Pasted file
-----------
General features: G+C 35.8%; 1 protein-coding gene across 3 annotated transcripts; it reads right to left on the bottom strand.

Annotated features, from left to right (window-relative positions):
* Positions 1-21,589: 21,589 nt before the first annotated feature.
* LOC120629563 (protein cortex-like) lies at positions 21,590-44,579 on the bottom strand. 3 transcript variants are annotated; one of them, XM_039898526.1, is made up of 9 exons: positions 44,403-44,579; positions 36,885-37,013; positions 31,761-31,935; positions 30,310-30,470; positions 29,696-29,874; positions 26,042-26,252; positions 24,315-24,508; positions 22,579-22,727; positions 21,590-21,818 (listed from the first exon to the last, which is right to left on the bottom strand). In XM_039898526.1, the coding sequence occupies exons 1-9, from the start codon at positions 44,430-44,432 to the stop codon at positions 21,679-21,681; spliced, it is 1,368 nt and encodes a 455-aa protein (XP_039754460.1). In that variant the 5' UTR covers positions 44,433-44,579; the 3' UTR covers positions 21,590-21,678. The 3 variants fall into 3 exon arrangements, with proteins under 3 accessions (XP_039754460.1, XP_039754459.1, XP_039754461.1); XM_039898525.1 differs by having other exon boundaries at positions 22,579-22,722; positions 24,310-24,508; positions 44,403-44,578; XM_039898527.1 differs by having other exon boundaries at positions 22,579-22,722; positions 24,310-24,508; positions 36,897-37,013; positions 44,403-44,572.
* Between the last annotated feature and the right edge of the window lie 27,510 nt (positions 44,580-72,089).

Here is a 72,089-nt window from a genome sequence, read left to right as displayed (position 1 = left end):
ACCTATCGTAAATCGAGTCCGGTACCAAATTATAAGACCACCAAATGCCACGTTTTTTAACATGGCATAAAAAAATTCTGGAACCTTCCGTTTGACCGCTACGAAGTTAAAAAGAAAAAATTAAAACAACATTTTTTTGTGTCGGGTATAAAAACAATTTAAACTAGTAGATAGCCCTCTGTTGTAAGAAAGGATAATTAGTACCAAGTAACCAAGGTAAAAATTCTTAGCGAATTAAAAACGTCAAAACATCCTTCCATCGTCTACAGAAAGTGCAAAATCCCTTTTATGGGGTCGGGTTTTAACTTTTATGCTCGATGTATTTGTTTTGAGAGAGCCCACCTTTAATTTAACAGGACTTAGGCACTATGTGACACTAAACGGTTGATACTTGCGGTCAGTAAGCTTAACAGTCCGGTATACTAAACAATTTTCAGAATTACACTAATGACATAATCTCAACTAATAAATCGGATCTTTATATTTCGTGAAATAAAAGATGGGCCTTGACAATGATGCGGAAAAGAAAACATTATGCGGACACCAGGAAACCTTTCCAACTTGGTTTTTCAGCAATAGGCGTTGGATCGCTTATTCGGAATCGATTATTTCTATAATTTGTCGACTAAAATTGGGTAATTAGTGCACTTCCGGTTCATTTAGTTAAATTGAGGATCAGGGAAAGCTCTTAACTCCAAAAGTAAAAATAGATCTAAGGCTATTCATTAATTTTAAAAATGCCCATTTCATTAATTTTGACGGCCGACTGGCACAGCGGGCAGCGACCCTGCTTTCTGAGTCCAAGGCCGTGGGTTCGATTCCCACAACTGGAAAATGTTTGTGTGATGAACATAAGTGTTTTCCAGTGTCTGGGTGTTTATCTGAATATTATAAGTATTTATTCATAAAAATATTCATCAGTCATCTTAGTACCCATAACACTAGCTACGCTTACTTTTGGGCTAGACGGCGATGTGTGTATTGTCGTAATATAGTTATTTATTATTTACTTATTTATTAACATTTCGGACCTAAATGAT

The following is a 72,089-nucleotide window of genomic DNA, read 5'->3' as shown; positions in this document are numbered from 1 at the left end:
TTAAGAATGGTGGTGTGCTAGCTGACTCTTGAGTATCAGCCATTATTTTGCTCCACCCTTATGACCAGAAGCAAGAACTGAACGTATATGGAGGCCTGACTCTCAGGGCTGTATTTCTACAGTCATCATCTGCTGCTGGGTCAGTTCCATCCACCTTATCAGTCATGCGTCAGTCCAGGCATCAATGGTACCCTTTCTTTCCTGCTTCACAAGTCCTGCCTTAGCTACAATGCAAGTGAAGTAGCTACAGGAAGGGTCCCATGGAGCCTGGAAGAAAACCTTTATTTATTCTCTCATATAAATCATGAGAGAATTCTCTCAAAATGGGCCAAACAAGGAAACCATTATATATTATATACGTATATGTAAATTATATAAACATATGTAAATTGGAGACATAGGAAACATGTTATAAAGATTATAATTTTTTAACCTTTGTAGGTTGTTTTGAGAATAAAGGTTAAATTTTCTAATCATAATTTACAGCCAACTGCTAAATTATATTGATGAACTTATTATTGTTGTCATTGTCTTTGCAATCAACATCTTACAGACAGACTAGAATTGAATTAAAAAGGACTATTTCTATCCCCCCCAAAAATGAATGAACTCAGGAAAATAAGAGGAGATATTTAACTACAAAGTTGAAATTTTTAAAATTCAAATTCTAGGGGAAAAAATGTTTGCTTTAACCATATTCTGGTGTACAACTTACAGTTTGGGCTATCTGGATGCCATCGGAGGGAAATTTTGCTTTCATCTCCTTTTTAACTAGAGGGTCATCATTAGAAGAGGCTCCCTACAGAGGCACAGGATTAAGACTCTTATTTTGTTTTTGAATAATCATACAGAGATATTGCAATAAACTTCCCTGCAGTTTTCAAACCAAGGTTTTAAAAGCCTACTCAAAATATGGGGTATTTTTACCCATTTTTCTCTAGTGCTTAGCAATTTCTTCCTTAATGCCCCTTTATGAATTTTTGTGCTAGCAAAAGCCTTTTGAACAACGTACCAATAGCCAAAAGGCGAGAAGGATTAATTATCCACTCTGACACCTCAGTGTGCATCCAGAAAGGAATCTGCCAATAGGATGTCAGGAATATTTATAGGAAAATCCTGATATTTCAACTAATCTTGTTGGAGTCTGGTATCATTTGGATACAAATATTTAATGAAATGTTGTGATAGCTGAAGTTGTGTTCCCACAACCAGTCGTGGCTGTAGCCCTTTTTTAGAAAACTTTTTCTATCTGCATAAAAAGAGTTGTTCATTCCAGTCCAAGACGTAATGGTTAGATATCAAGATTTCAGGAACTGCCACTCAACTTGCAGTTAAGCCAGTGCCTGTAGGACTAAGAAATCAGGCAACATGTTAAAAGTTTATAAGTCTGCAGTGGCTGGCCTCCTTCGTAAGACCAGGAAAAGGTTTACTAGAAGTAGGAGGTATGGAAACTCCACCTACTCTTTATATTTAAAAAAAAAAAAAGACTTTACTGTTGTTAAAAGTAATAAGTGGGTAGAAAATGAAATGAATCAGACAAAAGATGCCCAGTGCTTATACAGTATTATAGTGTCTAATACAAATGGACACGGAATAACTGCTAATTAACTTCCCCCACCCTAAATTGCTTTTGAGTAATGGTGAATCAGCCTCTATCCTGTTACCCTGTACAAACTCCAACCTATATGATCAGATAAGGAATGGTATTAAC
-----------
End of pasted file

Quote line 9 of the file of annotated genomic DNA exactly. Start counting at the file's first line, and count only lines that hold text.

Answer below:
TTAAGAATGGTGGTGTGCTAGCTGACTCTTGAGTATCAGCCATTATTTTGCTCCACCCTTATGACCAGAAGCAAGAACTGAACGTATATGGAGGCCTGACTCTCAGGGCTGTATTTCTACAGTCATCATCTGCTGCTGGGTCAGTTCCATCCACCTTATCAGTCATGCGTCAGTCCAGGCATCAATGGTACCCTTTCTTTCCTGCTTCACAAGTCCTGCCTTAGCTACAATGCAAGTGAAGTAGCTACAGGAAGGGTCCCATGGAGCCTGGAAGAAAACCTTTATTTATTCTCTCATATAAATCATGAGAGAATTCTCTCAAAATGGGCCAAACAAGGAAACCATTATATATTATATACGTATATGTAAATTATATAAACATATGTAAATTGGAGACATAGGAAACATGTTATAAAGATTATAATTTTTTAACCTTTGTAGGTTGTTTTGAGAATAAAGGTTAAATTTTCTAATCATAATTTACAGCCAACTGCTAAATTATATTGATGAACTTATTATTGTTGTCATTGTCTTTGCAATCAACATCTTACAGACAGACTAGAATTGAATTAAAAAGGACTATTTCTATCCCCCCCAAAAATGAATGAACTCAGGAAAATAAGAGGAGATATTTAACTACAAAGTTGAAATTTTTAAAATTCAAATTCTAGGGGAAAAAATGTTTGCTTTAACCATATTCTGGTGTACAACTTACAGTTTGGGCTATCTGGATGCCATCGGAGGGAAATTTTGCTTTCATCTCCTTTTTAACTAGAGGGTCATCATTAGAAGAGGCTCCCTACAGAGGCACAGGATTAAGACTCTTATTTTGTTTTTGAATAATCATACAGAGATATTGCAATAAACTTCCCTGCAGTTTTCAAACCAAGGTTTTAAAAGCCTACTCAAAATATGGGGTATTTTTACCCATTTTTCTCTAGTGCTTAGCAATTTCTTCCTTAATGCCCCTTTATGAATTTTTGTGCTAGCAAAAGCCTTTTGAACAACGTACCAATAGCCAAAAGGCGAGAAGGATTAATTATCCACTCTGACACCTCAGTGTGCATCCAGAAAGGAATCTGCCAATAGGATGTCAGGAATATTTATAGGAAAATCCTGATATTTCAACTAATCTTGTTGGAGTCTGGTATCATTTGGATACAAATATTTAATGAAATGTTGTGATAGCTGAAGTTGTGTTCCCACAACCAGTCGTGGCTGTAGCCCTTTTTTAGAAAACTTTTTCTATCTGCATAAAAAGAGTTGTTCATTCCAGTCCAAGACGTAATGGTTAGATATCAAGATTTCAGGAACTGCCACTCAACTTGCAGTTAAGCCAGTGCCTGTAGGACTAAGAAATCAGGCAACATGTTAAAAGTTTATAAGTCTGCAGTGGCTGGCCTCCTTCGTAAGACCAGGAAAAGGTTTACTAGAAGTAGGAGGTATGGAAACTCCACCTACTCTTTATATTTAAAAAAAAAAAAAGACTTTACTGTTGTTAAAAGTAATAAGTGGGTAGAAAATGAAATGAATCAGACAAAAGATGCCCAGTGCTTATACAGTATTATAGTGTCTAATACAAATGGACACGGAATAACTGCTAATTAACTTCCCCCACCCTAAATTGCTTTTGAGTAATGGTGAATCAGCCTCTATCCTGTTACCCTGTACAAACTCCAACCTATATGATCAGATAAGGAATGGTATTAAC